However, patients varied in their patterns of gene expression, which may reflect differences in the underlying genetic component contributing to each individual's schizophrenia. To address this, the researchers analyzed copy number variations (CNVs)—losses or gains of segments of DNA—which have been reported to substantially increase risk of schizophrenia (Walsh et al., 2008). They found 42 genes affected by CNVs among their four patients, none of which occurred at regions where CNVs have been previously associated with schizophrenia. Strikingly, only 12 of the genes affected by CNVs showed changes in neuronal expression that correlated with whether a copy of a gene was lost or gained. This suggests that compensatory mechanisms could be at work in these neurons, and indicates that neurons grown from iPSCs may deliver a reality check for ideas gleaned from human CNV studies, which often spur animal models based on an observed deletion or duplication of a particular gene.
Some of the results echo reported pathophysiology in schizophrenia; for example, NRG1 expression was elevated in the neurons grown from iPSCs derived from schizophrenia patients, similar to the increased levels found in postmortem brain tissue (see SRF related news story). Other results suggest new avenues of research, such as finding altered expression in genes related to axon guidance and NOTCH signaling (interestingly, NOTCH4 currently has a positive meta-analysis in SZGene).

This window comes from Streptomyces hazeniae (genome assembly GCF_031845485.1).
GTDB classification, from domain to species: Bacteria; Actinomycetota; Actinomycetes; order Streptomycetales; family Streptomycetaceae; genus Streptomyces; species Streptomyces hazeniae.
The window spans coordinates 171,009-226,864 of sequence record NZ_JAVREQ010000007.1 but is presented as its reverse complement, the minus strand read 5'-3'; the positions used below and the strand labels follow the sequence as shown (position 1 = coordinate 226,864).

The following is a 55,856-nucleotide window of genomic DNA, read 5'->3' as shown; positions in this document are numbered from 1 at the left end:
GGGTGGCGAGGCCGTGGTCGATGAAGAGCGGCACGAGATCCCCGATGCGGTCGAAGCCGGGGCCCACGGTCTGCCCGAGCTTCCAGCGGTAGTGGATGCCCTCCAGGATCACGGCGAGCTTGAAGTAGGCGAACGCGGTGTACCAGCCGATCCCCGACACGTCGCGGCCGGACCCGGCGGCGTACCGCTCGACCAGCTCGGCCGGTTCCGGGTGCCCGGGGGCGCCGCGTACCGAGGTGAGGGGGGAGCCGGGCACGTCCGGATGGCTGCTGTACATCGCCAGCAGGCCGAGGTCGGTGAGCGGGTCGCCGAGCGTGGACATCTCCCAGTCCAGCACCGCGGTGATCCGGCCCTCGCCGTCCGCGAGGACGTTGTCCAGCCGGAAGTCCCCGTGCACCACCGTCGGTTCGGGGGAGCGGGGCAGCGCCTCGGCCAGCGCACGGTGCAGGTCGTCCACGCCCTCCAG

A stem cell watershed
Despite the heterogeneous genetic risk factors likely at work in this small patient sample, it is interesting that some consistent results—such as the decrease in connectivity—were obtained. In fact, the authors predict that a narrower, more consistent pattern of expression changes affecting a smaller number of genes will emerge as the number of individuals with schizophrenia studied with iPSCs increases. This is consistent with a "watershed" model that proposes that a vast variety of gene malfunctions could contribute to schizophrenia by converging on the same key biological pathways.
The study marks the beginning of an era of stem cell research of schizophrenia. Future work will refine the description of these neurons and delineate how drugs may change them, and researchers will have to grapple with the interpretation of any results coming from the schizophrenia-derived neurons that happen to resemble, or diverge from, alterations noted in the brains of people with schizophrenia.—Michele Solis.
Brennand KJ, Simone A, Jou J, Gelboin-Burkhart C, Tran N, Sangar S, Li Y, Mu Y, Chen G, Yu D, McCarthy S, Sebat J, Gage FH. Modelling schizophrenia using human induced pluripotent stem cells. Nature. 2011 April 13.